- Remember, you’re still on the payrolls of your employer.
- Your physician may advise you to take time off from your work and rest completely during your pregnancy.
In such cases, you will not qualify to receive unemployment compensation since you are unable to and unavailable for work—which is an important eligibility requirement to qualify for UI benefits. You need not be devastated if you don’t qualify for unemployment benefits during maternity leave, as you may qualify for disability benefits (only if the program is available in your state).
Does Maryland offer short term disability for pregnancy?
Health Benefits Coverage The Maryland Human Relations Law addresses the issue of pregnancy disability. Pregnancy-related disabilities are temporary disabilities and shall be treated as such under any health or temporary disability insurance or sick leave plan available through employment.
How long can you take FMLA in MD?
FMLA is a federal law providing for an unpaid period of ” protected absence ” of up to 12 weeks, or up to 26 weeks for Military Caregiver Leave, in a twelve-month period for a qualifying event (see FMLA Fact Sheet for more qualifications).
What qualifies for FMLA in MD?
Federal Family and Medical Leave Act (FMLA) – The Family and Medical Leave Act entitles certain employees up to 12 weeks of unpaid leave for specified family and medical reasons. Below are some common questions. If you have further questions about your rights under FMLA, consult with an attorney or your employer.
- Work for a covered employer;
- Have worked for the employer for a total of 12 months;
- Have worked at least 1,250 hours over the previous 12 months; and
- Work at a location in the United States or in any territory or possession of the United States where at least 50 employees are employed by the employer within 75 miles.
Read the law: U.S. Code, Title 29 § 2611 When can you take leave? Generally, you can take up to 12 work-weeks of leave during any twelve month period for one or more of the following reasons.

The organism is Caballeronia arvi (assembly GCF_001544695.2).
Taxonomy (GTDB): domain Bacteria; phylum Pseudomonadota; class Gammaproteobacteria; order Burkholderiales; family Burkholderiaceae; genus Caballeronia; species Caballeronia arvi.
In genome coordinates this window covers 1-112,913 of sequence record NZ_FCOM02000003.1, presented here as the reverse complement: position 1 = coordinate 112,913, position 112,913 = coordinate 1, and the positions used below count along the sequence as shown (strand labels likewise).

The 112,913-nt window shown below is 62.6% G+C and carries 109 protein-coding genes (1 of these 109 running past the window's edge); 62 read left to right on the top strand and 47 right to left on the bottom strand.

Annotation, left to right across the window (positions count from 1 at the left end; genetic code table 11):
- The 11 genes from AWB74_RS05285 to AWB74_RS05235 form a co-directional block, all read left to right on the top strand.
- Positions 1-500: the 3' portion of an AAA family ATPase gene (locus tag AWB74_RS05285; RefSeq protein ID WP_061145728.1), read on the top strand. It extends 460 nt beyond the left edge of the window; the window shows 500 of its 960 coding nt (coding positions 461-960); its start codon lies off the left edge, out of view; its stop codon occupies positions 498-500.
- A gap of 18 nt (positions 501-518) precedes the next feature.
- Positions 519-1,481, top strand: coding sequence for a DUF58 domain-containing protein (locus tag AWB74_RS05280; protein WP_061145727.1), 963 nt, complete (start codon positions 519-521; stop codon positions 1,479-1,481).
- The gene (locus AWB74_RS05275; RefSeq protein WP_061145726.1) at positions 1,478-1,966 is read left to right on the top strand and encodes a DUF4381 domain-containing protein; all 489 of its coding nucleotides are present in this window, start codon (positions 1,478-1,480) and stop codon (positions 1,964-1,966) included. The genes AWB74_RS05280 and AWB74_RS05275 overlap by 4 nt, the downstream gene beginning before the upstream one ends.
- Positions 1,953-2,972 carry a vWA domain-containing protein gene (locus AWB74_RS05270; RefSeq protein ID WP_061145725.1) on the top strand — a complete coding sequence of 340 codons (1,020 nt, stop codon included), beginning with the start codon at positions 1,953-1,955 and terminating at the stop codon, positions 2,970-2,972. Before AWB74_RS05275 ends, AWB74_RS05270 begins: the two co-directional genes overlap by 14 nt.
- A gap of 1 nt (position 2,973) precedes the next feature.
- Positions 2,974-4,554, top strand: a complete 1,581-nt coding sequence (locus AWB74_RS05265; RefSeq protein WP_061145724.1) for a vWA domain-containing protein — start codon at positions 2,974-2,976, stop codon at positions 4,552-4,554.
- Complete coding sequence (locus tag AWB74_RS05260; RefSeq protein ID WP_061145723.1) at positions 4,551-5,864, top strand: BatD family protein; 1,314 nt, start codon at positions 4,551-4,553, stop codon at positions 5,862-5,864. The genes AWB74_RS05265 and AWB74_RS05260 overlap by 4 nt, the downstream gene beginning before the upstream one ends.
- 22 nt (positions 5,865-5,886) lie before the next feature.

- Due to the birth of your child and your need to provide care for the child. (Must be taken within 12 months of birth)
- Due to the placement of an adopted or foster child with you. (Must be taken within 12 months of placement)
- To care for a spouse, son, daughter or parent with a serious health condition.
- If you, have a serious health condition that makes you unable to perform the duties of your job.
The term “serious health condition” is an illness, injury, impairment, or physical or mental condition that involves:
- inpatient care in a hospital, hospice, or residential medical care facility; or
- continuing treatment by a health care provider.
Read the law: U.S. Code, Title 29 § 2611, § 2612 Military Family Leave The FMLA also allows employees to take up to 26 workweeks of unpaid leave in a 12‑month period to care for a spouse, child, or parent who is a servicemember, if that servicemember has a serious injury or illness.
- Read the law: U.S.
- Code, Title 29, § 2612(a)(3) Do you have to take all of the leave at once? You can take leave intermittently when medically necessary to care for yourself or a seriously ill spouse, son, daughter, or parent.
- You will not lose the unused leave by taking the leave in segments.
- However, leave for the birth or care of a child can be taken intermittently only with your employer’s approval.
Read the law: U.S. Code, Title 29 § 2612(b)(1) Can my employer ask me to switch positions within the company? If you are taking leave for medical reasons, or to take care of a seriously ill family member, and your leave is foreseeable due to planned medical treatment, then your employer may require you to temporarily transfer to another position if:
- you are qualified for the position,
- the position has the same pay and benefits; and
- the position is better suited for taking periodic leave than your regular position.
Read the law: U.S. Code, Title 29, § 2612(b)(2) Will I have to use any of my vacation time that I have accrued? If an employer provides paid leave (i.e., vacation, sick leave, or personal leave) to an eligible employee, the employer can require the eligible employee–or the eligible employee may elect– to substitute the paid leave for any part of or all of the period of FMLA leave.
- If your use of FMLA leave is foreseeable and providing notice is practicable, then you must provide your employer with 30-days advance notice.
- If your use of FMLA leave is foreseeable less than 30 days in advance, then provide notice as soon as practicable. This is generally either the same or next business day.
- If your use of FMLA leave is unexpected (i.e., not foreseeable), then you must provide notice as soon as practicable.
- Absent unusual circumstances, you must comply with your employer’s usual and customary notice and procedural requirements when requesting leave.
Read the law: U.S. Code, Title 29 § 2612(e) What if both spouses work for the same employer? If you and your spouse are taking leave for the birth, or placement of a child, or in order to take care of a sick parent, then your employer may only allow you and your spouse together a total of 12 weeks of leave. Read the law: U.S. Code, Title 29 § 2612(f)(1)
How do you qualify for FMLA in MD?
To qualify under FMLA, an employee must have actually worked at least a total of 12 months for the State and at least 1,250-work hours during the preceding 12 months. The employee may be employed in any capacity, including that of a contractual.